There’s a commonly-used tool in the corporate world that people use while planning projects called a SWOT analysis. With regard to a particular goal, the tool helps identify resources, obstacles, opportunities to improve on the planners’ circumstances, and things that may threaten to keep them from their goals. (SWOT stands for Strengths, Weaknesses, Opportunities, and Threats).

Last night while I was lying awake waiting for tornado sirens to stop blaring, it occurred to me to perform a quick SWOT analysis of my own life. Here’s what it looks like, in the context of a general goal of professional advancement:

Strengths: I’ve got a stable job, meaningful education, diverse skills, and the support of family and friends

Weaknesses: I’ve got a lot of obligations, low self-esteem, and I tend to be easily distracted

Opportunities: Relationships with others (from whom I can learn or who could coach me on career decisions), availability of training and education (my employer promotes and even pays for relevant classes and conferences)

Threats: Competition for available positions, weak economy makes transitioning to other roles harder

You can probably see how this kind of exercise could be helpful in maximizing resources and overcoming obstacles. Once I’ve identified these things, I see that I’ve got people who can hold me accountable and help me overcome my weaknesses, and while there are some things beyond my control (the economy, others in the workforce), I’ve got plenty of opportunities to learn and develop new skills.

What happens when you apply the same template in the context of your spiritual life? Let’s assume that your goal is to make it to heaven. Let’s take a look at how a “typical” person’s strengths and weaknesses determine where they’ll spend eternity.

Strengths: Let’s say they consider themselves a “good person”. They give to the poor, don’t cuss or drink “too much”, provide for their family, and volunteer at several charities.

Weaknesses: Person X has a short temper, a cigarette addiction, and they’ve been known to flirt with people at work, though they’d “never cheat” on their spouse.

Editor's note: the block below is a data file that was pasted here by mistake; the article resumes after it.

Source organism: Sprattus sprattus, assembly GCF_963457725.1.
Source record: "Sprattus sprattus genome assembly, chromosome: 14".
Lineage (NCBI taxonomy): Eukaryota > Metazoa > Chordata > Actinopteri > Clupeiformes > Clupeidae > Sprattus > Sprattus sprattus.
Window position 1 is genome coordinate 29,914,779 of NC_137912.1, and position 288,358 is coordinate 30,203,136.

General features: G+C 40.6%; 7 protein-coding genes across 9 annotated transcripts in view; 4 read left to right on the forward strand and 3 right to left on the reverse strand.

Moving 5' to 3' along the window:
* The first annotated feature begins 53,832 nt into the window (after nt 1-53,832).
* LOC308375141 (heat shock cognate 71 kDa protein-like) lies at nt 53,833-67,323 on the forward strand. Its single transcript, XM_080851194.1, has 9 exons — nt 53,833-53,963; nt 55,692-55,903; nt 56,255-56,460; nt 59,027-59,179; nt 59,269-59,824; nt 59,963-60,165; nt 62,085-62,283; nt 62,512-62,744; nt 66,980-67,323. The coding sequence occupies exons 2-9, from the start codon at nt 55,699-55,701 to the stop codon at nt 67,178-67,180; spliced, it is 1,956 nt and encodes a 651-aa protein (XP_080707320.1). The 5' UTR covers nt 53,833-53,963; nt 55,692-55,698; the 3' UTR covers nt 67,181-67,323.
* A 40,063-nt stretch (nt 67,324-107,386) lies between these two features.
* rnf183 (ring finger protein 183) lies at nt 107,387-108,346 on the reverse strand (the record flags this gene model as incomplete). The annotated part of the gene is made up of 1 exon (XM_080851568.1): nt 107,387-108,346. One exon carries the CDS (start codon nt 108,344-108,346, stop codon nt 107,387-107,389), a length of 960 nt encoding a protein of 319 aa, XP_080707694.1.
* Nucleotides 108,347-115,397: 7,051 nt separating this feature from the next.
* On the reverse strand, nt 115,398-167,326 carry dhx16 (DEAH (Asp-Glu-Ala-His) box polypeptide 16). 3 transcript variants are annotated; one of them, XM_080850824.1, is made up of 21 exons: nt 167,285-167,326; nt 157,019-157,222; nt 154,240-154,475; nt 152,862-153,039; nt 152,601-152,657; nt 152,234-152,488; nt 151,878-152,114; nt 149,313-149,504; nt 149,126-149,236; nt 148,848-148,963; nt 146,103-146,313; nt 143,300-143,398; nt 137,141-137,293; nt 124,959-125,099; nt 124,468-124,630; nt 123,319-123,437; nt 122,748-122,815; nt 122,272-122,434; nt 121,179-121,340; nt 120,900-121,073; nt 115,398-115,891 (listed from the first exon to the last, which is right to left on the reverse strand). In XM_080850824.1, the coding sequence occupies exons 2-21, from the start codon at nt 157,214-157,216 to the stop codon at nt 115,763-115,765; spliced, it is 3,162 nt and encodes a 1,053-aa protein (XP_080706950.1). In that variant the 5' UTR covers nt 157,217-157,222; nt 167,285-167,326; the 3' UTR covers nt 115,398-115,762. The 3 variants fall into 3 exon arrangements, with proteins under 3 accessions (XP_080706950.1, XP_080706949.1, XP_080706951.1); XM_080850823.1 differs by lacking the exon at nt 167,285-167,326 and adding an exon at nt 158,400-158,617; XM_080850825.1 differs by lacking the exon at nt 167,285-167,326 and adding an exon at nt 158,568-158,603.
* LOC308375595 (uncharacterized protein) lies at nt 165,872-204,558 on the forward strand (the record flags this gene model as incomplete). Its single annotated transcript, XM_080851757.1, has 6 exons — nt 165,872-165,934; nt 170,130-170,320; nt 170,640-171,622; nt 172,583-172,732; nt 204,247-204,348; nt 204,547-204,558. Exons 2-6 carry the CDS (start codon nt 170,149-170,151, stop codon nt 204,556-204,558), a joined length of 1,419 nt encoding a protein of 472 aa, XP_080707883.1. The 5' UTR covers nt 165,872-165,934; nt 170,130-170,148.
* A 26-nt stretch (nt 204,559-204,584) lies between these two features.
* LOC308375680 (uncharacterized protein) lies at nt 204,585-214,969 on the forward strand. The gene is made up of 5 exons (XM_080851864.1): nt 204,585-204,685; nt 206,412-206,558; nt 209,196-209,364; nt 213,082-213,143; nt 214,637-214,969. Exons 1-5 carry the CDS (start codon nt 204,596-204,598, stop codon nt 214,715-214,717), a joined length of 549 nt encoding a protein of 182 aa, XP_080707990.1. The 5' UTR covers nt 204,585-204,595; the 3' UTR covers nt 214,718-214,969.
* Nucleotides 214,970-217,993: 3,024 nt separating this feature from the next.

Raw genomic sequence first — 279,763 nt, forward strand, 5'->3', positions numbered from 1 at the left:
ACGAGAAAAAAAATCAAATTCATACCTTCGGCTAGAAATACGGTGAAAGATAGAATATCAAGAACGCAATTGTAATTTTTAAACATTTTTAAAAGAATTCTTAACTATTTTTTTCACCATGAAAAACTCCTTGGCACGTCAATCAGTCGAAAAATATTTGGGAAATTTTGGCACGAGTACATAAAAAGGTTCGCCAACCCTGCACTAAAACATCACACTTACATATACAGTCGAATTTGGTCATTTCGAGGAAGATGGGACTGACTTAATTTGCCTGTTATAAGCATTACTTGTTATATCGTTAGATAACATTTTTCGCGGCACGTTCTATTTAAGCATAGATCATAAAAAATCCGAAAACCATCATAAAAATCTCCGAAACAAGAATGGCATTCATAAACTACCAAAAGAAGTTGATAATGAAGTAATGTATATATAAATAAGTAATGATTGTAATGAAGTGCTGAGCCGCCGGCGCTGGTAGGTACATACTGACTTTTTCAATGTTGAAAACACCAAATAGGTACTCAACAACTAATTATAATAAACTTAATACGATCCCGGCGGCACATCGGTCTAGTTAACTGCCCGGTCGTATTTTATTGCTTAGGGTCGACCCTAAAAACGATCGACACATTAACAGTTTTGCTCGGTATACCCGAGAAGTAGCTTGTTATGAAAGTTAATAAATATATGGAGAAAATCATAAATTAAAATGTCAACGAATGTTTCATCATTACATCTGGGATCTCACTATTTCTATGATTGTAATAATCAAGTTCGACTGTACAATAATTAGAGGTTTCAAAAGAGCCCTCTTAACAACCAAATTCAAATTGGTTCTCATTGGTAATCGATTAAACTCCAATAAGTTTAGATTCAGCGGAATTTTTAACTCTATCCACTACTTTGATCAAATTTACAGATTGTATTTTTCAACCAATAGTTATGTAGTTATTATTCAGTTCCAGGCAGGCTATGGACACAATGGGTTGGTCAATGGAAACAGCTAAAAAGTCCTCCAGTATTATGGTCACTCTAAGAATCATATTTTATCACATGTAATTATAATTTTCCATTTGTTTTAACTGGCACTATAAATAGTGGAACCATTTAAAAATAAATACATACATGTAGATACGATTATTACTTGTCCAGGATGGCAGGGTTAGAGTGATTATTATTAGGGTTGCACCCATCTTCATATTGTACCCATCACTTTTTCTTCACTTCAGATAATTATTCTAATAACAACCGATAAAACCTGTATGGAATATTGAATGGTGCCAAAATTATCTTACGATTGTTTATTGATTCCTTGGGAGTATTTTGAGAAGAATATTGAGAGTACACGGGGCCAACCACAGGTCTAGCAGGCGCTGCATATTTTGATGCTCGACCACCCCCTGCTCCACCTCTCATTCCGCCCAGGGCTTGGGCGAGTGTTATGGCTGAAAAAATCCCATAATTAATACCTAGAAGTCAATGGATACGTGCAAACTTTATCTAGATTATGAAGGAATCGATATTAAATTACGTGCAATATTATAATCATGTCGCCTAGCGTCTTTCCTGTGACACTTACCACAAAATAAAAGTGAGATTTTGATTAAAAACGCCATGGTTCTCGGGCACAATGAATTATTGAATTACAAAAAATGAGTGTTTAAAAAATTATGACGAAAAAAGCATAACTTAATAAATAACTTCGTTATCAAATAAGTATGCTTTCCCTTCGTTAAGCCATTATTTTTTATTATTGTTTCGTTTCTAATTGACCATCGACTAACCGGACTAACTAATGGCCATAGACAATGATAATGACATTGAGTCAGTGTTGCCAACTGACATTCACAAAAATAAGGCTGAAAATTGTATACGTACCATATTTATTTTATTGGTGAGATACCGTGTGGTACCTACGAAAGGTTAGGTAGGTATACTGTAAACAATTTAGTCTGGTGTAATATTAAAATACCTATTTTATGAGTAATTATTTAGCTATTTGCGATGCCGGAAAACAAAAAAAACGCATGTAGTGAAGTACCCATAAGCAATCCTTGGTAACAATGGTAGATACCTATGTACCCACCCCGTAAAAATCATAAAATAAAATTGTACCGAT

Here’s where things get interesting.

Opportunities: Whether they’re a believer or not, Christ died for their sins, giving them an opportunity to spend eternity in Heaven if they’ll accept Him as their Lord and Savior.

Threats: Temptations are all over: on TV and the internet, at work, at the grocery store, even at home.

It becomes very clear, if we’re honest about our own virtues and flaws, that no matter how “good” we are, we all fall short of perfection. We will always have something to put in the “weaknesses” column.

It’s equally clear that there are forces working against us all the time – our own sinful nature, Satan, and other fallen people – threatening our salvation. Unless we take advantage of the one opportunity that matters: Christ.

Jesus died for everyone on earth. Christians, Jews, Muslims, atheists, alcoholics, homosexuals, gossipers, murderers, rapists, prostitutes, conservatives, liberals, and even people who cut you off in traffic. We all have the same opportunity, regardless of our past actions or current circumstances: to accept Christ’s lordship and God grace and to spend eternity in the presence of our heavenly father.

“All have sinned and fall short of the glory of God, and are justified by his grace as a gift, through the redemption that is in Christ Jesus, whom God put forward as a propitiation by his blood, to be received by faith.” (Romans 3:23-25)


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